Required Reading is DoomRocket’s love chest, opened twice monthly to champion a book that we adore. This week Arpad recommends ‘Cold War Vol. 1′ TPB, out September 19 from AfterShock Comics.
By Arpad Okay. You were sick. Too sick. Fast forward almost six hundred years. The bill for your cure is due, to be paid in blood. Don’t worry, it isn’t your blood. But worry, because now this war is yours.
Then again, maybe you’re cool with that. The storytelling reins are passed from cryonaut to cryonaut in Cold War, and each soldier appears to be equally a mess. Everyone has gone willingly into deep sleep so they can come out and get their hands dirty. Unfinished business is put on hold, however, as the team is dropped into the thick of things. Fresh out of the freezer and into the firefight.
The first story we get is one of the few to survive the first breach: a military murderer from back when ops were still covert. A real Robert Bloch, Jim Thompson top-tier secret psychopath. The best moments of life are screaming fire orders to attack choppers while unloading a clip into some faceless enemy. No interest in redemption. This guy knows that war is pain. He likes pain. With him telling the story the line quickly blurs between him and Christopher Sebela, romanticizing bloodshed.
Unlike war, it’s for a reason.
There are the lovers. The spy. The Proud Boy. The quiet one is a mob queen who knew how to rip your face off before she became the Bionic Woman. At least they have a body, a supersuit, a bike helmet with a TV inside. Some end up a head in a jar with gun arms and wind-up robot legs. Some are a black mass of scrap, un-skeleton in a robe, screaming cenobite beneath.
Hayden Sherman really brings the horror out in Cold War. He squiggles, strokes the pen like sword slashes, rakes in the sand of a zen garden crazy quilt. War is crystal clear. Solid black super suits with blood orange accessories etched into a sea of Easter Egg dip dye psychedelic. Everything else is imperfect, off-set risograph printing with loose hinges, everything a color, darkness only in overlapping plates. Life outside the war is a bad photocopy.
Sherman’s sketchy style is not your typical martial comic art choice. It is substantive, especially the color and treatments, but much more concerned with mood than realism. Typical books ape authoritarianism as a visual guide, clean, precise, never short on flying shrapnel, but every line is accounted for on the ledger. Cold War is punk rock. It is the war correspondent’s handwritten journal, nary a straight line to be found, too planted in the shit for it.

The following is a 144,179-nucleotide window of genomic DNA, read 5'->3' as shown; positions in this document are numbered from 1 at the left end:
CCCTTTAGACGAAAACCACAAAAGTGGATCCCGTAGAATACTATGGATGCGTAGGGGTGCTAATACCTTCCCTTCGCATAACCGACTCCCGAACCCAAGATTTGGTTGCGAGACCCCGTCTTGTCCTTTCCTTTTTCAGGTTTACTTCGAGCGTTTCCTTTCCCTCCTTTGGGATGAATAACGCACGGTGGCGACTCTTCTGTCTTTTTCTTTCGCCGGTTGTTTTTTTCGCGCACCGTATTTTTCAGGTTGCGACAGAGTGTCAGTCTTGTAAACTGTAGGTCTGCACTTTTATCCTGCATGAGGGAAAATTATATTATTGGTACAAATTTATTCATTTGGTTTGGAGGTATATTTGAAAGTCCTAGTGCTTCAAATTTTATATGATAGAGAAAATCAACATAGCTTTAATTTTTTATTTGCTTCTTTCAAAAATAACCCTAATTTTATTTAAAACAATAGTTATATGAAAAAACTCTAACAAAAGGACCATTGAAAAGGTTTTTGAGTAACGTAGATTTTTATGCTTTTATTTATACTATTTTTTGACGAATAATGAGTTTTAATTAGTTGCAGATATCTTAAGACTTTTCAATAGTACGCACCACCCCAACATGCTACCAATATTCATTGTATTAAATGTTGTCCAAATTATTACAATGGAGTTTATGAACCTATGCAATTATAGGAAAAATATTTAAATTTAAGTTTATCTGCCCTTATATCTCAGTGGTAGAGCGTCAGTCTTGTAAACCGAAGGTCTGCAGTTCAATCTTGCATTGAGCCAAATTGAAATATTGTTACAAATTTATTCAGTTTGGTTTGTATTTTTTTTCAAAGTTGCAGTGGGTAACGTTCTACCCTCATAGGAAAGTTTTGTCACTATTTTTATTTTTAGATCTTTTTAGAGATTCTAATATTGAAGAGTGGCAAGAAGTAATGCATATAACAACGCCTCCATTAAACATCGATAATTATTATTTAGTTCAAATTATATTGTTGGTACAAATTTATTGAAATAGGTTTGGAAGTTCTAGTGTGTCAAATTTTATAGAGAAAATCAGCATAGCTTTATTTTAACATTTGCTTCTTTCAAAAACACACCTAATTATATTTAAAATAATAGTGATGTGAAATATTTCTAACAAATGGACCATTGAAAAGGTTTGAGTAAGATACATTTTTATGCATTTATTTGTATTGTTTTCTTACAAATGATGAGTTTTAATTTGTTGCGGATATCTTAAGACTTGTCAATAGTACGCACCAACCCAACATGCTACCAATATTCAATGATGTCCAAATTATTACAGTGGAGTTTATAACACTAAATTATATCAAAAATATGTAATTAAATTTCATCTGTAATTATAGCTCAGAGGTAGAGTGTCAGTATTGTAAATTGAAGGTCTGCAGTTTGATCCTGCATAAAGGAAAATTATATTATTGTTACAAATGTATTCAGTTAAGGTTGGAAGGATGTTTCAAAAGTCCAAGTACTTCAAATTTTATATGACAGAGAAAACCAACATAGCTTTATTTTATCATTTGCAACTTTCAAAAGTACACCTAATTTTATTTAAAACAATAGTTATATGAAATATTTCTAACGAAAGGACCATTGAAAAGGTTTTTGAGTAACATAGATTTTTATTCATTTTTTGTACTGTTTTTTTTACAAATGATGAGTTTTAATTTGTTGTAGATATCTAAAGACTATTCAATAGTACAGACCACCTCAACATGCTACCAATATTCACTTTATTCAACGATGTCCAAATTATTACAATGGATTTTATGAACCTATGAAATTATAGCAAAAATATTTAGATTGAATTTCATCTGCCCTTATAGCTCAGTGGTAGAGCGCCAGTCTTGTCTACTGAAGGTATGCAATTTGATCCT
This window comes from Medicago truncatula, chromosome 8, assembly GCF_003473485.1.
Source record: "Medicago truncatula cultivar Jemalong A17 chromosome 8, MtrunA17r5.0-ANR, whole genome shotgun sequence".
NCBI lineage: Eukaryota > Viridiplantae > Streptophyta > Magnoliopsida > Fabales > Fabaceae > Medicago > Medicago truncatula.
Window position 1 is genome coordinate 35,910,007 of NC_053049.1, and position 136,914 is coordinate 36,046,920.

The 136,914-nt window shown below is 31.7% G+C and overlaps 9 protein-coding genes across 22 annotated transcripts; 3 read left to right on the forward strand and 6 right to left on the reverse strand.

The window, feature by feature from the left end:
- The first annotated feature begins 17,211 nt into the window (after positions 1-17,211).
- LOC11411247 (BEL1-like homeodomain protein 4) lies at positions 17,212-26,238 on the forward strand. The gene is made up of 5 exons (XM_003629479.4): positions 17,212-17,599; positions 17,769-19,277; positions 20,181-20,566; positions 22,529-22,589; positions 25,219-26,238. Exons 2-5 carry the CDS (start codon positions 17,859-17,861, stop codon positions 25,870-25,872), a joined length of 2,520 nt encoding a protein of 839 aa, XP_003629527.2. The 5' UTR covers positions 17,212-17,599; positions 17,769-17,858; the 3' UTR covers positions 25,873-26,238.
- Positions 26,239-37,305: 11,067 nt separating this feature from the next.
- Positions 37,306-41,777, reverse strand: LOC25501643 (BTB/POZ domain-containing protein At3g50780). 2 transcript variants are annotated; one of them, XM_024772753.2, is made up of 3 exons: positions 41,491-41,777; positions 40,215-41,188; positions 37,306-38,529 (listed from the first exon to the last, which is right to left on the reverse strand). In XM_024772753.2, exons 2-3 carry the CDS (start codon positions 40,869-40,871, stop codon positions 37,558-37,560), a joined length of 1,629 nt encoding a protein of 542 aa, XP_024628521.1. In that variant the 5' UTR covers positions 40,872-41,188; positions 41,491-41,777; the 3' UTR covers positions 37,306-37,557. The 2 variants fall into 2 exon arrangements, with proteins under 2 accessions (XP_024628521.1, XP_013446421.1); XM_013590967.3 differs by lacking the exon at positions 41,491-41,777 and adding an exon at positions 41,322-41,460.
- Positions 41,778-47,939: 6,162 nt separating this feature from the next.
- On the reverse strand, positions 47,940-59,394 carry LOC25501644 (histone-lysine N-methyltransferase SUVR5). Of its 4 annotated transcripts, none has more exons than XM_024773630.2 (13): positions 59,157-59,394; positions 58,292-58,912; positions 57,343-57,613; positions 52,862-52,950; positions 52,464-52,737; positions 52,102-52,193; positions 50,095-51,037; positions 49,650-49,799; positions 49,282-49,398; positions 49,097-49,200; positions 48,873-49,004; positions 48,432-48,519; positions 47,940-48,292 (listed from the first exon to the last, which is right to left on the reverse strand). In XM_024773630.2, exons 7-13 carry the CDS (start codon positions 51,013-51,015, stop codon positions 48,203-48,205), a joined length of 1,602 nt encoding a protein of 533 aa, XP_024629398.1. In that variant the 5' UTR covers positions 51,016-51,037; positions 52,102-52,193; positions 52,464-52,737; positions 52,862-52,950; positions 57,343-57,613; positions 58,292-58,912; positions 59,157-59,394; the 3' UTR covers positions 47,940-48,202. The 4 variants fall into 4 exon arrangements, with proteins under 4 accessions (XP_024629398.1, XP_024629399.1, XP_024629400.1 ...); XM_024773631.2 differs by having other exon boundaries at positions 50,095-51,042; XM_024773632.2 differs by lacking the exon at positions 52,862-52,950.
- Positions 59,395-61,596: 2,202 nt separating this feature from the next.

The visuals hit on pillars of the genre: the wasteland, urban battleground, the tank bank of decapitated future soldiers, the ghostly memory of suburbia. The method is avant-garde. The colors and textures are a rock album cover. The dynamic use of empty space and panel overlap elevate the emotional impact instead of detailed warzone worship.
Don’t get it twisted, said warzone is utterly unchained Judge Dredd megaviolence. It’s warfare that echoes the medieval in the modern. The pawns tear each other apart. The kings making moves aren’t anywhere to be found where bullets (and worse) are flying.
Do you pity the soldier in spite of what they do?
The twists come hard, fast, and plentiful enough that you’ll enjoy the ride no matter how you feel about war. Sebela’s genius is that you get to know the characters. War, it kills everybody. Soldiers are still human. None of these cryonauts is a good person, but you get to know them, you are with them inside and out.
Sebela and Sherman measure the beats of the story, the many stories, to perfection. The present and the past interwoven. Two lovers telling one story, cut through with the story of the spy’s present as dictated by her past. Three (five) become two become one and boom, another remix. Cold War is a chaotic rebirth from repugnant to glorious. The weapons turn from warriors to warmongers.
Is violence ever justified?
Who wins a war?
Cold War appeals to an animal part of us, one that thrills at fire and blood. But it speaks to us of something greater. Of Hell, yes, but also Paradise.
Written by Christopher Sebela.
Art by Hayden Sherman.
Lettered by Hayden Sherman.
‘Cold War Vol. 1’ hits stores Wednesday, September 19.